Today I drank the best cup of tea of my life. Before I’d even taken a sip I knew it was going to be special. Having observed myself working up a head of steam while preparing the drink, it was clear that I was ready to punk in with all my being to rescue joy from the bottom of a ceramic cup.
The beverage itself was a simple solution for a complex problem. I still don’t know exactly what sorts of issues were swirling in the air at that moment, but a pour and a stir blew them straight out the window.
The most important thing, however, was that I was completely immersed in my role as an absorber. There was a tea-shaped void in my body waiting to be filled. The countdown to the correct temperature and the launch of the first quantity of liquid into my mouth felt like a list of reasons why time would never pass, but when liftoff finally happened I knew that a great cup of tea had chosen me as the destination of its magic saucer ride.
The experience was over all too quickly and the realisation that all future cuppas will be inferior hit me hard. There was simply no hope of topping it because what I had just enjoyed was, to all intents and purposes, perfect. Every living being has a best and worst version of everything – from teas and cakes to conversations and orgasms – so my best tea had to happen at some point.
The truly dramatic thing is that I recognised it as the definitive point at which my pleasure from tea drinking will begin to decline. I’m not saying that the drink will end up tasting insipid to me or that consuming it will become a chore; I simply mean to point out how the human brain compares like for like until it becomes a dislike.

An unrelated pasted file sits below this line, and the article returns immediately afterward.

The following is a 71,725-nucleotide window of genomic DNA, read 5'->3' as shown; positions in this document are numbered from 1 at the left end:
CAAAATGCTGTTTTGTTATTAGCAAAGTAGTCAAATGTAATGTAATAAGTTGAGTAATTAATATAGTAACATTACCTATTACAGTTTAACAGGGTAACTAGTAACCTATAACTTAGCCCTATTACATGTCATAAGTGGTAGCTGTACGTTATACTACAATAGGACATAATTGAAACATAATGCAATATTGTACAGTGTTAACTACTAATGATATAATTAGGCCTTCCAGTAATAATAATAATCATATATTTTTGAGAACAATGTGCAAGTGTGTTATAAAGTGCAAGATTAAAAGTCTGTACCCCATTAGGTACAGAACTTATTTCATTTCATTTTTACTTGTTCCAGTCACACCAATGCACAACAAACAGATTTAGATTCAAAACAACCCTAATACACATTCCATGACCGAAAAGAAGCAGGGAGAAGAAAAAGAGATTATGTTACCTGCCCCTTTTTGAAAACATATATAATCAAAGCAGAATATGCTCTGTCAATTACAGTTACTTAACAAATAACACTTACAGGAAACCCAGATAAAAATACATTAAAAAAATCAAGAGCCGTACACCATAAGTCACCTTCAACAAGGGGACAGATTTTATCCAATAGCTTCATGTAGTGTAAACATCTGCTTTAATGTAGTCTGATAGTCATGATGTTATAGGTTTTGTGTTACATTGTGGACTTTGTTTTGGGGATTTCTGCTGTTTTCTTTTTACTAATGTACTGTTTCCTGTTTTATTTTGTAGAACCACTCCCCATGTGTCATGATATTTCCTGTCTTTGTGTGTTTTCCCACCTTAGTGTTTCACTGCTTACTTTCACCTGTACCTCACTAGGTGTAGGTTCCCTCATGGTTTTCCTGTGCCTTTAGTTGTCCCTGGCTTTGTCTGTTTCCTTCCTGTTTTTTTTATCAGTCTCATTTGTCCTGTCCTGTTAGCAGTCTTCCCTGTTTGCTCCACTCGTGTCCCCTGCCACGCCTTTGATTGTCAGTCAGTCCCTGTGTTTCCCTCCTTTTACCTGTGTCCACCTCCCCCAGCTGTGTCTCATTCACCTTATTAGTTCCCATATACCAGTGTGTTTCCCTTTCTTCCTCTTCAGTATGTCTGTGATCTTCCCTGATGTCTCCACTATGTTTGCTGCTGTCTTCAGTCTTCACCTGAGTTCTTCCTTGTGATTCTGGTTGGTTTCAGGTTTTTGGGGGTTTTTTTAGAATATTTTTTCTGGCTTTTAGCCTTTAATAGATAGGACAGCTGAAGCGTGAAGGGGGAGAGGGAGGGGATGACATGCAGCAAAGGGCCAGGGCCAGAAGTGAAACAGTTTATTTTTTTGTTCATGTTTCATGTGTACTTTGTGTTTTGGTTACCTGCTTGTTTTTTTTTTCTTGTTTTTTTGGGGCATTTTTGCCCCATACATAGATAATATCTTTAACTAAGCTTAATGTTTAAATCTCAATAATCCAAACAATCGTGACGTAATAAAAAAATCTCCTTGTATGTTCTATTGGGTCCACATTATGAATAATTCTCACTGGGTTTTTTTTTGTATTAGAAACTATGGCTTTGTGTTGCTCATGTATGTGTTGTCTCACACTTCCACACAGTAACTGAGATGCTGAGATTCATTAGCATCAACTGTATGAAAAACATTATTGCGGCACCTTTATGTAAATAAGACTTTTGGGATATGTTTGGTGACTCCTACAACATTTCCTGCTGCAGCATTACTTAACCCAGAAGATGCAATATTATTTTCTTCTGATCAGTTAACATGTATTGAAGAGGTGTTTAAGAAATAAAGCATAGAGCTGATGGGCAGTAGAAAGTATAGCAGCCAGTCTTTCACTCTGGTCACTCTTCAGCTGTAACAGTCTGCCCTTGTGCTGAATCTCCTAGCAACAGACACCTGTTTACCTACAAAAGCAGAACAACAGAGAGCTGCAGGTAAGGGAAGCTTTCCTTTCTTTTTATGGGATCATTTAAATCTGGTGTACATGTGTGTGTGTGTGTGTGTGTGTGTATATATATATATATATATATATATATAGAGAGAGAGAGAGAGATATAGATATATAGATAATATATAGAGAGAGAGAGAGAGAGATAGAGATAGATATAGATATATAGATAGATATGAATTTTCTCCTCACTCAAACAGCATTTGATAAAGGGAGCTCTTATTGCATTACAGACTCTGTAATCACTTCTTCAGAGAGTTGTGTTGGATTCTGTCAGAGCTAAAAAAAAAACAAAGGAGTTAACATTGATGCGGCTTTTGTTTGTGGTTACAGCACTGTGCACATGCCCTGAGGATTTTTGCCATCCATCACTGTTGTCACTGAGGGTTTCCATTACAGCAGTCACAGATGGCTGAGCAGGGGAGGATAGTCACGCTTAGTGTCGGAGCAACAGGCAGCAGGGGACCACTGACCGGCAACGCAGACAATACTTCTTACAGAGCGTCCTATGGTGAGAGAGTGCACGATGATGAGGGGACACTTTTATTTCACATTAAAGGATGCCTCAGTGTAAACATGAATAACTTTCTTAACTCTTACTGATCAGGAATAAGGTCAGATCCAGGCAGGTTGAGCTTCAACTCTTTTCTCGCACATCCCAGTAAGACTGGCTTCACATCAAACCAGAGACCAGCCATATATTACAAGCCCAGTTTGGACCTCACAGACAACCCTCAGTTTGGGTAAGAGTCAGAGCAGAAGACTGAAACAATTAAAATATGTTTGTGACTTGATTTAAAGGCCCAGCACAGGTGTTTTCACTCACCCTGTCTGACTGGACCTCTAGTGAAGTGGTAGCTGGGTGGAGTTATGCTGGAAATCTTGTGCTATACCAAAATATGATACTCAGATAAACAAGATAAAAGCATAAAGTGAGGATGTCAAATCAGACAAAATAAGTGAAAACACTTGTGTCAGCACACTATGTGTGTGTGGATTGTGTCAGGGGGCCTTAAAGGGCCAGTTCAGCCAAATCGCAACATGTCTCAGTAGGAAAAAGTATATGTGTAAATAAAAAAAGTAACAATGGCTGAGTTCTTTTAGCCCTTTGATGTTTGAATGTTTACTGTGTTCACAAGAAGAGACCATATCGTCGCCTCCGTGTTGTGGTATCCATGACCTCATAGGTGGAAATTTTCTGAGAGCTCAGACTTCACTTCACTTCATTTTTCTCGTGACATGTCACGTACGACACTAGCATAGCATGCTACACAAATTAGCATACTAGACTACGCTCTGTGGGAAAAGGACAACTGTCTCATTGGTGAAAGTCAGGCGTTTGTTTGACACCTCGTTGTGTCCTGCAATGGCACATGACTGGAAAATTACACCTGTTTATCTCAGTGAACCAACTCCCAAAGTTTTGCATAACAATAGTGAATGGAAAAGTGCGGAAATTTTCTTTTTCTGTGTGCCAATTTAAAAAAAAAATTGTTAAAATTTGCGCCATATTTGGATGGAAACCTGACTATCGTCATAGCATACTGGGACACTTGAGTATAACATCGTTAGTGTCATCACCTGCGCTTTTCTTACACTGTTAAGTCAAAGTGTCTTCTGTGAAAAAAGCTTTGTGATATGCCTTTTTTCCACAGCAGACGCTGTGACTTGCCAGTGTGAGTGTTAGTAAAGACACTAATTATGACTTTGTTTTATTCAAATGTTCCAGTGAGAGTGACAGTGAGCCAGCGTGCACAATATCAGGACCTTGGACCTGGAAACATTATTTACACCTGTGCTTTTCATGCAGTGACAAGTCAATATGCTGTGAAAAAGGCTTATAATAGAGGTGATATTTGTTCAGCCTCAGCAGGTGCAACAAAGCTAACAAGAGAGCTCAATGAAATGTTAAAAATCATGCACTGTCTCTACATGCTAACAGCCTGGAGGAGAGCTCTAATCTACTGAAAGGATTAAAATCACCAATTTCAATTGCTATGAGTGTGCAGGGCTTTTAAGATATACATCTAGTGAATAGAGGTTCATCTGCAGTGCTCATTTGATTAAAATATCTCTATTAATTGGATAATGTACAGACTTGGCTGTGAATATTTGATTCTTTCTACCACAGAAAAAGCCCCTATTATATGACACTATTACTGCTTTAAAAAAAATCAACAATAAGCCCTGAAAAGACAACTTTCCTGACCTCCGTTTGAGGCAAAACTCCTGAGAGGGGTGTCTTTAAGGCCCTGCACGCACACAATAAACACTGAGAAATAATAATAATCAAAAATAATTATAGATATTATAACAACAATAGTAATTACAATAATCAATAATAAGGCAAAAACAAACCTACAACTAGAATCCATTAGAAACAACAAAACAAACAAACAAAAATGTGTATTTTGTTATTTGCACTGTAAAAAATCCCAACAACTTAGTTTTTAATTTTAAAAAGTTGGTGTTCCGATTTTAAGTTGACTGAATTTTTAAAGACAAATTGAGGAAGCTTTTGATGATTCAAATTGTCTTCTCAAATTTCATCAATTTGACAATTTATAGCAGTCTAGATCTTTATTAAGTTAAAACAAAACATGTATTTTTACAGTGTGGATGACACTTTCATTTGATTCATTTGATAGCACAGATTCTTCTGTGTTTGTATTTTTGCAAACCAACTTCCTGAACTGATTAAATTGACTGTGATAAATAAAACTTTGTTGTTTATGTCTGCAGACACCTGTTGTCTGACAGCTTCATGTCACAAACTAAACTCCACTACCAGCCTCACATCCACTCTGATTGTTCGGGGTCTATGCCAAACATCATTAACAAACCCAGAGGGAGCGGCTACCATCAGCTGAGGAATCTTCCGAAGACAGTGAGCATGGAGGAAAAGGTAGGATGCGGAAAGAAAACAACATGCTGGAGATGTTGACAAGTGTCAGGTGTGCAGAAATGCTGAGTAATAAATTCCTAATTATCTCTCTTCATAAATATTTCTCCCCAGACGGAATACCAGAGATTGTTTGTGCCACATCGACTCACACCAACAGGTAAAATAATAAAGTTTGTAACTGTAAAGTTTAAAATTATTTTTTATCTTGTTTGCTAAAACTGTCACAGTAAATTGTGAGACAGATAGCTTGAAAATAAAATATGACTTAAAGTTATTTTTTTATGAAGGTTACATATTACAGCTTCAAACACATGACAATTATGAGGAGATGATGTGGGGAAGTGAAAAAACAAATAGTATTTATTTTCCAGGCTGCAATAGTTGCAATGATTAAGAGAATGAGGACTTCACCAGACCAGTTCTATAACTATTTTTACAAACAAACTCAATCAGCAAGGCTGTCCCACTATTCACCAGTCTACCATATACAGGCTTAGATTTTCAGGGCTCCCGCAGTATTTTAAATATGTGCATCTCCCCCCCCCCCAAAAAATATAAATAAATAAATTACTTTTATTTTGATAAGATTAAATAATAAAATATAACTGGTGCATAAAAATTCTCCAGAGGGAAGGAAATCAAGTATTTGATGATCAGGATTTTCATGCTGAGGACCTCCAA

So, while I was sipping from a cup that was very much half-full today, I was also partaking in some negative drinking that resulted in a “half-empty” label being slapped on the Cosmic Teapot. Of course, the way around this is to allow the fragmented nature of reality to define your experience – Zeno’s arrow splitting your brain into smaller and smaller compartments containing ideas such as “the perfect cup of tea drunk from a red mug” or “the perfect cup of coffee on a winter’s morning” – but at some point you will find yourself throwing parties on a subatomic level, which is not as fun as it sounds.
I’d like to think that perfection doesn’t exist because that would be the same as everything being perfect, but the problem is that I’m hardwired to look for it everywhere. By imbibing perfection and labelling it as such, I’m shooting lasers from my eyes that destroy a line of teacups stretching from my kitchen all the way to the sun.
There’s a chance that what I experienced earlier was, because I was alone at the time, the perfect moment of isolation. It could even have been the perfect moment of delusion…